On modern Indigenous culture, artistry and misappropriation.
Cara Romero is both a commercial and fine art photographer — and a born visual storyteller. Her photography is a sometimes whimsical, often complex examination of modern culture with a distinctly modern Indigenous worldview. It is multilayered, and it invites viewers to enter into its nuanced visual architecture with a willingness to check preconceived notions about Native art, culture and peoples at the door. This year Romero will be showing at both Indian Market and the new Indigenous Fine Art Market.
Married to the dynamic and highly regarded contemporary Cochiti Pueblo artist Diego Romero and the proud mother of two boys, Romero is the daughter of a Chemehuevi father and a German-Irish mother. She majored in cultural anthropology at the University of Houston and studied photography at Oklahoma State University and the Institute of American Indian Arts in Santa Fe. In addition to her photographic work, she’s currently director of the Indigenous Knowledge program at Santa Fe’s Bioneers, a nonprofit dedicated to positive social change.
I spoke with Romero about her own story, her work and her thoughtful approach to Native misappropriation — popular culture’s use of Indigenous people’s dress, traditions, language and images.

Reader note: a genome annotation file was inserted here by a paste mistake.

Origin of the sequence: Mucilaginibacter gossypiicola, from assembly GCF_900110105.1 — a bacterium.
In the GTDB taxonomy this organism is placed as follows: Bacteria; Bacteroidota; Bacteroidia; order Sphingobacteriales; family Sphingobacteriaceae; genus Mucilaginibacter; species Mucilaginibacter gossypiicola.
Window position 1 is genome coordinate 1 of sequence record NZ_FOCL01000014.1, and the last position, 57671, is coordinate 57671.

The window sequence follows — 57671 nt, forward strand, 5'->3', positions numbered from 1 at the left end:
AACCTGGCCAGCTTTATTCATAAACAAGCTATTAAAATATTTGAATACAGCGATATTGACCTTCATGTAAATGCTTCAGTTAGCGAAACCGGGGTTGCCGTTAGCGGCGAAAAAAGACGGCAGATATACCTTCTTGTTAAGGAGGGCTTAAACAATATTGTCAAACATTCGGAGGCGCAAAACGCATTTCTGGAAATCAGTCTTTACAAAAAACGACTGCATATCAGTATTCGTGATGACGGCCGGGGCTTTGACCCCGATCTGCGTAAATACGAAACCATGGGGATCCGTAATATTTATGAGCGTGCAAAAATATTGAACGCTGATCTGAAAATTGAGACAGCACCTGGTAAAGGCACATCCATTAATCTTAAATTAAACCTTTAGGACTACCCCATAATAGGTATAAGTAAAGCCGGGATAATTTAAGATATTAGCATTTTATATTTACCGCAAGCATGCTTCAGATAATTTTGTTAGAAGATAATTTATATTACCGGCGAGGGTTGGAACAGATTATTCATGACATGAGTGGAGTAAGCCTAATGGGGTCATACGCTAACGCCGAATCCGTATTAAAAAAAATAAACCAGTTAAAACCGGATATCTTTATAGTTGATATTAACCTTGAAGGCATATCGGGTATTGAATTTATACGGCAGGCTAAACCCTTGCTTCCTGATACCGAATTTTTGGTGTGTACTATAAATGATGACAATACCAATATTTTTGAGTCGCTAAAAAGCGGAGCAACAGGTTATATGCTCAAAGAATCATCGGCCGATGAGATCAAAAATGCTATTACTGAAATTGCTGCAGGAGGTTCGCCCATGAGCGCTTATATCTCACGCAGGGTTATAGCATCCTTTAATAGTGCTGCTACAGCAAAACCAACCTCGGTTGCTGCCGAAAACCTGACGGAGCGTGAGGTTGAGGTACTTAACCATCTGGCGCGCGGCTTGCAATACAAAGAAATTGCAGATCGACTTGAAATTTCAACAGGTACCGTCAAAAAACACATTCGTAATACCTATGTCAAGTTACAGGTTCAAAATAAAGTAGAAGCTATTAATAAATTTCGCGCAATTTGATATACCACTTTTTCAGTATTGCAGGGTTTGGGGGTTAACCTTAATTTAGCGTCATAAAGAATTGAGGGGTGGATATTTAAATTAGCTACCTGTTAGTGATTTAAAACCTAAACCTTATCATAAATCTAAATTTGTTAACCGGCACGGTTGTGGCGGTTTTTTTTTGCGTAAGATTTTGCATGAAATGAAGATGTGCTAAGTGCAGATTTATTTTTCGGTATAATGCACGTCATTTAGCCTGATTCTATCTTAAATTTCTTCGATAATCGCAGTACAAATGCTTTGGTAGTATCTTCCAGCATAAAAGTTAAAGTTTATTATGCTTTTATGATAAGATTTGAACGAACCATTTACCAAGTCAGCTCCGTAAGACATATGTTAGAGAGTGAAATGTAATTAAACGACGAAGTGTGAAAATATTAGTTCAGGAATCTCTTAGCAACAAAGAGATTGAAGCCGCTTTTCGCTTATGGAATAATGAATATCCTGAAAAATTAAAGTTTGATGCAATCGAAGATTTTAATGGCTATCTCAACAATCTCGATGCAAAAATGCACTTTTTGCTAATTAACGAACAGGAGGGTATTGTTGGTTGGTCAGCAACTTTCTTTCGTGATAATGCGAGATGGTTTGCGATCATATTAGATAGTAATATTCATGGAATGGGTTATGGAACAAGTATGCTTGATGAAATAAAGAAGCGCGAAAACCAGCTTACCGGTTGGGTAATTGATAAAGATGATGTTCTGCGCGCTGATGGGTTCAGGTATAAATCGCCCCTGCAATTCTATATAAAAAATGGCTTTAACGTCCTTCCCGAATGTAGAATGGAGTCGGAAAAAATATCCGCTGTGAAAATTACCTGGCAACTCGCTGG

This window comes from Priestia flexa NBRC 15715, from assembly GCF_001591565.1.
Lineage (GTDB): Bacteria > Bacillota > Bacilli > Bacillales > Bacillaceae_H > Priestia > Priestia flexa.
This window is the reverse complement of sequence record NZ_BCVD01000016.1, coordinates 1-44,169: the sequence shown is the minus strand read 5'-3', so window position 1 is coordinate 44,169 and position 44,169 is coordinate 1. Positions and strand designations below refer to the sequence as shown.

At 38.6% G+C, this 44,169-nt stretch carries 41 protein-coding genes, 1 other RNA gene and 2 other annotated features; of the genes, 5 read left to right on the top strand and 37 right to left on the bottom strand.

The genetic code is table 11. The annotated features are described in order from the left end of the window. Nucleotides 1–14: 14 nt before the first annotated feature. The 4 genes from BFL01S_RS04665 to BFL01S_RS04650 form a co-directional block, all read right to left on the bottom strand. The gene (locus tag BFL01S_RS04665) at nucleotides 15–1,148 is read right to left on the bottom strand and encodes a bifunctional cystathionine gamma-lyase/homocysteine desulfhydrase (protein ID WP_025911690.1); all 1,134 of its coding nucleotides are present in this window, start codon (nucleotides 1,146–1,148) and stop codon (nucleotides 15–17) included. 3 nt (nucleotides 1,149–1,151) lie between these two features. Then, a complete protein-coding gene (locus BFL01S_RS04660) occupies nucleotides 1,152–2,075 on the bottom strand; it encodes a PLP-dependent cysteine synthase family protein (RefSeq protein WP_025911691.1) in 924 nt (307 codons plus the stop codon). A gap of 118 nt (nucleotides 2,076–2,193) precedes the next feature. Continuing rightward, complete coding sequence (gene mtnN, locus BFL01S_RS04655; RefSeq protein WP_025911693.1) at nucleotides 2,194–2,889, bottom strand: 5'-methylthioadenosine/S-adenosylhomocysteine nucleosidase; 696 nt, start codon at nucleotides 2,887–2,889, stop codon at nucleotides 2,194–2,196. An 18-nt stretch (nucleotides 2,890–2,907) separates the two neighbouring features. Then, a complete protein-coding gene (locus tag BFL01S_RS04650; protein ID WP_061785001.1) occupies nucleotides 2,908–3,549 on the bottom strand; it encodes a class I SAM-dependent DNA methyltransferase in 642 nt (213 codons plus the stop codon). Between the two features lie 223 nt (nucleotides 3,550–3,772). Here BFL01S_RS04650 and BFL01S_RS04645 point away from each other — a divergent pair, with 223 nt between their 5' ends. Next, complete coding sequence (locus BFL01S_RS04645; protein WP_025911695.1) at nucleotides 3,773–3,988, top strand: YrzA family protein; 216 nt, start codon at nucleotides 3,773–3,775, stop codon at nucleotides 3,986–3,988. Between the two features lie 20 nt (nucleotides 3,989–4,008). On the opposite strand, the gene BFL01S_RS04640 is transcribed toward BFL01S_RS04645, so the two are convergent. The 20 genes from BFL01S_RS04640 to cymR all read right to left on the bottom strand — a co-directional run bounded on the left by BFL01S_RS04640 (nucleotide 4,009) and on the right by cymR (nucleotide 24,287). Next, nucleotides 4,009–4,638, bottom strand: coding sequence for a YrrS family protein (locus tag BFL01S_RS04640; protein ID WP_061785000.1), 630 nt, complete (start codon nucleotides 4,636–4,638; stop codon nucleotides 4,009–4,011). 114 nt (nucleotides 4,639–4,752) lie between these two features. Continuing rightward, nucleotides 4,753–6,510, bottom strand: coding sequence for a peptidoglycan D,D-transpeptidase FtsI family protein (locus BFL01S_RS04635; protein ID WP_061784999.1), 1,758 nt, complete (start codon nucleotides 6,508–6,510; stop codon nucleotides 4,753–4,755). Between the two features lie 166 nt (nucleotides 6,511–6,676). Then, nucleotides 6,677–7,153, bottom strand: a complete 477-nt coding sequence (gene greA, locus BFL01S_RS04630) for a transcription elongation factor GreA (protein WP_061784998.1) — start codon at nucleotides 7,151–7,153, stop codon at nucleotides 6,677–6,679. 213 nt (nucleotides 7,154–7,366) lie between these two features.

SMO: How did you find your niche in photography?
CR: In the beginning I set out to do photojournalism. … I found IAIA … after I had a degree in cultural anthropology, and everyone [said], what are you going to do with that? During my senior block at the University of Houston, I took photography and I thought, that’s what I’m going to do with it. I’m going to write about Indians, and I’m going to do photojournalism and photo documentary and write alongside with my photography.
At U. of H., I had an instructor who was a protest photographer. … He had a lot of content in his black and white film, and simultaneously, when I was doing cultural anthropology on Native America, I [thought], they’re not writing it correctly. I really wanted to help rewrite or retell what they were telling people — and [use] photography. It just hit my life at the right time. I fell in love with it instantly and I figured out I was good at the content part. I was really good at telling a story. …
Some people base their photography on more of a graphic or an aesthetic, and yes, I’m trained in that. But with each photograph I’m really trying to say something, or create a conversation, have some content in there that’s universal as well as … very wrapped up in Indian identity.
SMO: How has the Institute of American Indian Arts shaped your work?
CR: I learned so much about where people were from and what was important to us as a people and where you don’t go with your artwork and about cultural sensitivity. I’m so inspired by the people who I went to school with. Every single one of them … touched my life, and I think that shows up in my work. I think I pay homage to all the people I went to school with. And who came before me.